As to my playing for the Giants in San Francisco, it was rather miserable without team leadership and cohesion, the weather was cold and the people drank a lot. That was especially the sports writers who were furnished all the liquor they wanted and always wrote very nice things about the ball club.  It was always about “Willie Mays & Company” and so it was.  No complicated signs, no hit-and-run, no stealing bases and no bunting, etc. Keep all the superstars happy. Just power baseball and power pitching.   Years later, my buddy Steve Hamilton of the Yankees was traded to the Giants, and he told me later, “Lindy, you didn’t tell me half of what was going on!” No, I didn’t. Although Steve was highly respected with the Yankees and served as our player representative as well as the league representative, he was treated as “a nobody” with the Giants. He retired not long after being traded. 

I did know a few good sportswriters who covered the Yankees, but most of them hit the bottle hard as well. I could tell you stories not decent to mention here.  Now these writers can be vicious indeed and were not controlled by the ballclub. It was usually a love/hate relationship between the owners/players and writers except for the Giants. I think that many of them were jealous of the players who often were arrogant celebrities, for most writers do not make much money. Poor souls, they spend their lives pecking on a typewriter and going to bars. Many end up being alcoholics. Oh, I keep using that word!  I must bite my tongue. I think that sportswriters were mostly journalists who never made it to the top and finally settled for being a sportswriter. Well, yes, I must admit, there were a few good journalist who were accomplished and notable writers. And some top well known authors did drink a lot. But I never did like the idea of having to go to the bar to get ink. That’s a code word for write-ups or publicity.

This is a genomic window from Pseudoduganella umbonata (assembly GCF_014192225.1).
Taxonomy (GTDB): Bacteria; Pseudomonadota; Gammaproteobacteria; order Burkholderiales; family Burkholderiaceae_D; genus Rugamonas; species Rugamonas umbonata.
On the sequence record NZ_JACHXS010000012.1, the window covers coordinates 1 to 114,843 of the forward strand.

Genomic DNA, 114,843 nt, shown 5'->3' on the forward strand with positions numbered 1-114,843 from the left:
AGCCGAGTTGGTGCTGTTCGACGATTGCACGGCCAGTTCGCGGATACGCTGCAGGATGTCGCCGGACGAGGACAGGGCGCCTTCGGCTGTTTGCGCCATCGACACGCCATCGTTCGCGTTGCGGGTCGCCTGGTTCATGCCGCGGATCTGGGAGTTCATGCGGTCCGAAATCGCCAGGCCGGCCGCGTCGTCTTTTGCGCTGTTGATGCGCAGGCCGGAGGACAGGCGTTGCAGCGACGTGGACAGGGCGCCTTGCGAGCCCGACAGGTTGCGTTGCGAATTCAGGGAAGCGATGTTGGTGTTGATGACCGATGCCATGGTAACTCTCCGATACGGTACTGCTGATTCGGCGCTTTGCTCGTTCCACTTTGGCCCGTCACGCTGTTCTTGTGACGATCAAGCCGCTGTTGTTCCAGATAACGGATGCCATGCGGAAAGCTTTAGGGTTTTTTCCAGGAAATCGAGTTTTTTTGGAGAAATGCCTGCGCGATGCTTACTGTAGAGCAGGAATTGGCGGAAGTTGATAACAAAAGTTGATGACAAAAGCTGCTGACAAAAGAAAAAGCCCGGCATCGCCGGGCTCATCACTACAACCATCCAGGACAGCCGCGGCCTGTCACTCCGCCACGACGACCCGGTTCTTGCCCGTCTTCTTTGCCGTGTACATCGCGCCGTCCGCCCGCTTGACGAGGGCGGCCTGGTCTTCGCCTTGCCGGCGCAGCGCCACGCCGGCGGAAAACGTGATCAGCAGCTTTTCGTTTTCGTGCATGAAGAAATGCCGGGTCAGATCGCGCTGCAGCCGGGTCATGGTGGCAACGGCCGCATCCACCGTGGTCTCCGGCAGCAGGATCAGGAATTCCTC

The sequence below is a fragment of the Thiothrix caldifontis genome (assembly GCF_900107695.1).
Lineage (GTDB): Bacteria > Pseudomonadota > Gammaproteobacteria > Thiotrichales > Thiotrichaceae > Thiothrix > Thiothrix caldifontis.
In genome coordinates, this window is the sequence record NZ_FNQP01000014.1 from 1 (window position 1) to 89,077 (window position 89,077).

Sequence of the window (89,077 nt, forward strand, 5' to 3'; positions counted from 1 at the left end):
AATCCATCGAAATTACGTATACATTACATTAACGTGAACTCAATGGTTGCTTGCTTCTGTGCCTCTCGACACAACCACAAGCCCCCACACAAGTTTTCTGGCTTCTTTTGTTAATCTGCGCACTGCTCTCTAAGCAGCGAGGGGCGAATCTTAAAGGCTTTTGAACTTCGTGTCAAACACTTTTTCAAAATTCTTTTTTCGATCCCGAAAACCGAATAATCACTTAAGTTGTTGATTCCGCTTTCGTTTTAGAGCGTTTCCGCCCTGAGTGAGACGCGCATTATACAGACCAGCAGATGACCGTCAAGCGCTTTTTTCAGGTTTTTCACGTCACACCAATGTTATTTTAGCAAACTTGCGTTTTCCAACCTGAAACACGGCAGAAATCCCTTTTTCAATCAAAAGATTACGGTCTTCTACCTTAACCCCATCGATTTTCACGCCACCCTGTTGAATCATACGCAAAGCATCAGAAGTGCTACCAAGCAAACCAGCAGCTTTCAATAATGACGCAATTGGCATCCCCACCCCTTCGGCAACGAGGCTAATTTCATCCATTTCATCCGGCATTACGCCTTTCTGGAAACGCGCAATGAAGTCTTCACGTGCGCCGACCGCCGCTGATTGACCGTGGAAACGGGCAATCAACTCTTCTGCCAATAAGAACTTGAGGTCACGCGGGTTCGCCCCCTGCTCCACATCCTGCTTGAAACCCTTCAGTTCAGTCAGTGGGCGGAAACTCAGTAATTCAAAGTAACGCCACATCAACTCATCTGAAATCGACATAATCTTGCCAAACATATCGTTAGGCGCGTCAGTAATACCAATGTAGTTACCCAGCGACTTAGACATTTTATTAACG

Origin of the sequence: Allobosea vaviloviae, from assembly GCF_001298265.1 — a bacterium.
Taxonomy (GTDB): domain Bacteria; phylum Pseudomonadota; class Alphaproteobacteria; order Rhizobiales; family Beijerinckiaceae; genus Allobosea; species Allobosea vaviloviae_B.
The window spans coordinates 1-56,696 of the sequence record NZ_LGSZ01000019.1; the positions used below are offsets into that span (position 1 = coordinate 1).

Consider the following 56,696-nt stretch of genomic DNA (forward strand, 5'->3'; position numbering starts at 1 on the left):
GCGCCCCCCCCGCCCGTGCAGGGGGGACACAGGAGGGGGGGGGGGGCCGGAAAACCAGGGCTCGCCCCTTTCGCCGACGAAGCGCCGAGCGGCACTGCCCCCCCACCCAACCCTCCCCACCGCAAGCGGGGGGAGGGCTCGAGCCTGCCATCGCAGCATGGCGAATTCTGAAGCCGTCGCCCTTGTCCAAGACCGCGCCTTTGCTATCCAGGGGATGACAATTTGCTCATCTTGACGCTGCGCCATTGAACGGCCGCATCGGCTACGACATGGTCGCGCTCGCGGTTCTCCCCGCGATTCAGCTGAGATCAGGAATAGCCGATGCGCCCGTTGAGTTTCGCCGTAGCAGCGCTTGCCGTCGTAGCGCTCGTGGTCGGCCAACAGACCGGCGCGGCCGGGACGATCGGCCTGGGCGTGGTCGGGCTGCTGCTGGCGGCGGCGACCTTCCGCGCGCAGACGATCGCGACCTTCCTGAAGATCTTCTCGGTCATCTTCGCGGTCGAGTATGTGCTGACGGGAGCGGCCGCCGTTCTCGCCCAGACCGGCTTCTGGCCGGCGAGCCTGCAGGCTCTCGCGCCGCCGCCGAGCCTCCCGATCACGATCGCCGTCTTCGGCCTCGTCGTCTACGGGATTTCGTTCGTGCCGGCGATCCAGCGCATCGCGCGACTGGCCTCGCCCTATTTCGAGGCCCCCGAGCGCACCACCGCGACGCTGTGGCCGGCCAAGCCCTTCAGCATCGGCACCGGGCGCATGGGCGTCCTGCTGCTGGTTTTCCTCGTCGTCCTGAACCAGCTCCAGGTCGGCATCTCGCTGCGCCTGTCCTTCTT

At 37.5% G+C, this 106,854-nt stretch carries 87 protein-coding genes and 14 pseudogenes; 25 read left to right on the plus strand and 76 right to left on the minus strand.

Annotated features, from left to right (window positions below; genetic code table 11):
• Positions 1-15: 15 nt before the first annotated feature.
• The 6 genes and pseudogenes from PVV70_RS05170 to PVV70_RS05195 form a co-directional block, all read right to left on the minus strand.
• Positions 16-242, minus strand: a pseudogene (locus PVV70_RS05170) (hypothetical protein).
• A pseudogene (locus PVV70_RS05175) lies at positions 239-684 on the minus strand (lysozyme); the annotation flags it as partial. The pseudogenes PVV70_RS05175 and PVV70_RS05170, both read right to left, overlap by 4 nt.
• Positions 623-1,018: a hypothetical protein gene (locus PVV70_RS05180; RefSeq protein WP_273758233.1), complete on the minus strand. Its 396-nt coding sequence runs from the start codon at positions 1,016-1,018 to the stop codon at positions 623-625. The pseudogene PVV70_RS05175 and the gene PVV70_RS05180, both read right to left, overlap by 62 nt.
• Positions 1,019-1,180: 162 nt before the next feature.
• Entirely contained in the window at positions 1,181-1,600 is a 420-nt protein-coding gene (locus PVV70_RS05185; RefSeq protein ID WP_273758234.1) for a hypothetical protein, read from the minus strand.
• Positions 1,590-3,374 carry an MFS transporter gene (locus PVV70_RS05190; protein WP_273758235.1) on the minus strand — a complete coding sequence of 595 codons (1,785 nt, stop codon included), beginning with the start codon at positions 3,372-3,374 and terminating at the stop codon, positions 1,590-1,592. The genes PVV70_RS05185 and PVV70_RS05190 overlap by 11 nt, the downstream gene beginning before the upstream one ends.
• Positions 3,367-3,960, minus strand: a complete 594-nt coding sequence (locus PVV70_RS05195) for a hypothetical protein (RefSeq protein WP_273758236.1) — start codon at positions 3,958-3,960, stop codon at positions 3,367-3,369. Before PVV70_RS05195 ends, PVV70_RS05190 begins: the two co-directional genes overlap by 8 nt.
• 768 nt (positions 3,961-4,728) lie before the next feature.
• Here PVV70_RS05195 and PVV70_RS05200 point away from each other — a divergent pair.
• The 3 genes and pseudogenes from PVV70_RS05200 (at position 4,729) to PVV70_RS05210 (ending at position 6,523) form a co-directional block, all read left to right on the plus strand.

Speaking of the Yankees, we had a “Father Joe” who traveled with the ballclub and ran around with a lot of the players.  Some of his pals got into serious trouble with “wife swapping” and actually trading families, making headlines all over the country. I didn’t blame him for that, but he did like to drink.  One day, while sitting in the family section with the players’ wives and children, he made fun of my wife for not drinking. After my wife told me, I should have jumped him hard but I was a moral coward in those days and kept quiet. I should have reminded him of the large number of priests who became alcoholics and that the Catholic Church had their distilleries going strong even during “prohibition.” But I must pass on, not out.

I know that you are now just bored to death, but I must include just one more story. I never could quite understand why some players, after they got drunk on the airplanes, would come toward the front of the plane and sit by me and want to talk about religion.   I was polite, but I would usually inform them that when they were sober again, I would be glad to talk to them. Well, they never did.  That is, want to talk when they were sober.  Maybe when they were drunk, as Lew Burdette had explained to me, their real character was coming out. So perhaps, I should have encouraged them to get drunk again so that we could have an honest talk about religion. This is all rather confusing.  But you know, that’s baseball, and that’s the way it was many years ago. Well, I could go on with many other such baseball stories about drinking, but it would probably just be plain boring. Oh, one more thing that I have noticed about some good that comes out of being a celebrity and an alcoholic at the same time. You can join A.A., become a counselor and people will listen to you. I am often told, “Don’t knock it unless you have tried it!” I know it must be thrilling to fall off a 20 story building, but I think I will leave that experience for others. So long kids. And no, these stores will probably not be in my book.  I do not like “tell all” books. And when it comes to social drinking, I think that I am a lost cause.

         Remembering the old times, Love, Dad